Hmm. I'm not so sure that a linear probability model per se *should*
actually trap such situations.
The LPM does not bound the prediction--that is, the model presumes the
prediction can be larger than one and smaller than zero, indeed, can tend
toward + or - infinity. Thus, there is no such thing as "perfectly
predict" in the LPM case, at least with respect to a binary outcome. At
least, that's my understanding of the model.
If that understanding is correct, how could one identify cases that are
"perfectly predicted" (and the associated Xs that "perfectly predict")?
Thanks for any insights.
Sam
On Mon, 7 Feb 2005, Nick Cox wrote:
> I think that -probit- and -logit- have
> special code to trap those situations.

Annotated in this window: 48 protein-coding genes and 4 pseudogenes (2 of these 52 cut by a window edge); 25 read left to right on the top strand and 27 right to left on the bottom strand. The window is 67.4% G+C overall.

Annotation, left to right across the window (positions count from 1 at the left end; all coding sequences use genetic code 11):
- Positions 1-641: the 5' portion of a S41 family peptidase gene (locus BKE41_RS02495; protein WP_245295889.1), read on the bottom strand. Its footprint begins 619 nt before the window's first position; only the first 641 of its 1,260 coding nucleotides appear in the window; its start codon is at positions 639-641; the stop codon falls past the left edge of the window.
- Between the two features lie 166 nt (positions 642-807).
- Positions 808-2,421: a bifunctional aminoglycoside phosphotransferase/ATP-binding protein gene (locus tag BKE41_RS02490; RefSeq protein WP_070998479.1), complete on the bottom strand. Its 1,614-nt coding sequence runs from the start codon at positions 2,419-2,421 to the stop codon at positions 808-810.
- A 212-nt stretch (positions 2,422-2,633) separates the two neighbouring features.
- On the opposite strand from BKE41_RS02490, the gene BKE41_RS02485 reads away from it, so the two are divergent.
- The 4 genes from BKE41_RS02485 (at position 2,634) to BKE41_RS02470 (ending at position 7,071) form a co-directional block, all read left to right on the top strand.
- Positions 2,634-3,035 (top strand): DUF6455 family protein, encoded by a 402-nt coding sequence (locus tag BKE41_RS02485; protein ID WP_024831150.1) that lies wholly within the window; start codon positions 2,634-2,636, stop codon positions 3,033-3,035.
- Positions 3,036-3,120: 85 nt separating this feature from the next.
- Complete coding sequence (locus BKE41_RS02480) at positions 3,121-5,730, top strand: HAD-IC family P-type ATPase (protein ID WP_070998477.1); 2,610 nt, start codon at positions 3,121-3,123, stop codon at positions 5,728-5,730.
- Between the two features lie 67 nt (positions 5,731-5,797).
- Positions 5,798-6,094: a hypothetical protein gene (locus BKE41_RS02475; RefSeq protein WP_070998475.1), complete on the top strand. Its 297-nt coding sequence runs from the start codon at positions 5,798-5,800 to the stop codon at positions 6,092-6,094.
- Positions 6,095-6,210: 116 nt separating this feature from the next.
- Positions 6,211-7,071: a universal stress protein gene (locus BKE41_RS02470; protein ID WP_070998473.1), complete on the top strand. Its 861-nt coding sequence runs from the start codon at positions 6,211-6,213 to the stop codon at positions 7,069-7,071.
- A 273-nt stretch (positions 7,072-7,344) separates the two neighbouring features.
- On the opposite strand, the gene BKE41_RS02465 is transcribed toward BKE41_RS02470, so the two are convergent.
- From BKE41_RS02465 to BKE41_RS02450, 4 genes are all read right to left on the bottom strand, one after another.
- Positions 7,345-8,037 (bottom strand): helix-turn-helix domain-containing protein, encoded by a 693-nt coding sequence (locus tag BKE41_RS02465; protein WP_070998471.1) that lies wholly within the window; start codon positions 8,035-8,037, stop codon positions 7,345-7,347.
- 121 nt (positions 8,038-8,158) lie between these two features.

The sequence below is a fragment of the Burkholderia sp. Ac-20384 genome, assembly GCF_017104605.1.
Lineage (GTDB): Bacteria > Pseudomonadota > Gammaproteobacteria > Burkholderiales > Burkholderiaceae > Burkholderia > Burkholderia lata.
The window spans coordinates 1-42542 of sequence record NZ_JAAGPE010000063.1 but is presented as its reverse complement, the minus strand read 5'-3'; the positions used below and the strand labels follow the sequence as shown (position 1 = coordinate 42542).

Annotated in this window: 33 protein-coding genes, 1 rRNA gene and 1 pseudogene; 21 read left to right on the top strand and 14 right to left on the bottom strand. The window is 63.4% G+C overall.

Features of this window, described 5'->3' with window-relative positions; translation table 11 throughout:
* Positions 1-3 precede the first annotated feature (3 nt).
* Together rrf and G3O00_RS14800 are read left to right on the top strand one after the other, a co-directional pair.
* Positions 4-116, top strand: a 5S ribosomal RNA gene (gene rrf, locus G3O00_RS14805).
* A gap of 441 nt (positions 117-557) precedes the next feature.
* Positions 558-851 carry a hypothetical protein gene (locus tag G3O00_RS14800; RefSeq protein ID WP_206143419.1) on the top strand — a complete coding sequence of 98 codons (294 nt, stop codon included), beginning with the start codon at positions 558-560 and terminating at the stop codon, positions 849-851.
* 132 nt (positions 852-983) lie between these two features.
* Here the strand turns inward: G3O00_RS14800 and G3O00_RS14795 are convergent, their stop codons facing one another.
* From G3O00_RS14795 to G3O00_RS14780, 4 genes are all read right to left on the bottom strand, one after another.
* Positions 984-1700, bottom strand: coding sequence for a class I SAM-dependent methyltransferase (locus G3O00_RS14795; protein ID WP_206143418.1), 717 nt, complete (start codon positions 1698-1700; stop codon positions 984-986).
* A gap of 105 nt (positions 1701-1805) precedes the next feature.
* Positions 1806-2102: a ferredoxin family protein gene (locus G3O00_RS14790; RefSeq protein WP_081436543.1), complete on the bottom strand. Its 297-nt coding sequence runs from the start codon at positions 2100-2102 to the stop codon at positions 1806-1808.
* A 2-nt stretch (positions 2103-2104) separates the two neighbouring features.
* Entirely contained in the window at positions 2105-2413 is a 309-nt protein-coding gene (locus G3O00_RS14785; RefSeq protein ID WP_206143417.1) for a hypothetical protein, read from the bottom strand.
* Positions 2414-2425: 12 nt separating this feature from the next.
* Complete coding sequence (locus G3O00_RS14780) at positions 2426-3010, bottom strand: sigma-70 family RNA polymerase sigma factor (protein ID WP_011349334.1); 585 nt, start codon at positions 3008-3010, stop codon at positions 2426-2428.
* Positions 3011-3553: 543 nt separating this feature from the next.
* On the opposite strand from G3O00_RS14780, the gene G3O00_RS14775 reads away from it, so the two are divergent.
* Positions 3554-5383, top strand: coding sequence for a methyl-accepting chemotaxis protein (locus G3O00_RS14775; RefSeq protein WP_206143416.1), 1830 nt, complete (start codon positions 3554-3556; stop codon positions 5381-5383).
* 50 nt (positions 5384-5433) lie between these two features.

>
> If you are fitting a linear probability
> model by -regress-, that has no sense
> of such special problems with binary outcomes.
>
> (a guess)
>
> Nick
> n.j.cox@durham.ac.uk
>
> David K Evans
>
> > I understand why the probit model drops variables which
> > predict an outcome
> > perfectly even if they aren't perfectly correlated with the
> > outcome (e.g.
> > if X=1 always implies Y=1, even if X=0 may not imply that Y=1).
> >
> > However, the linear probability model does not drop those variables.
>
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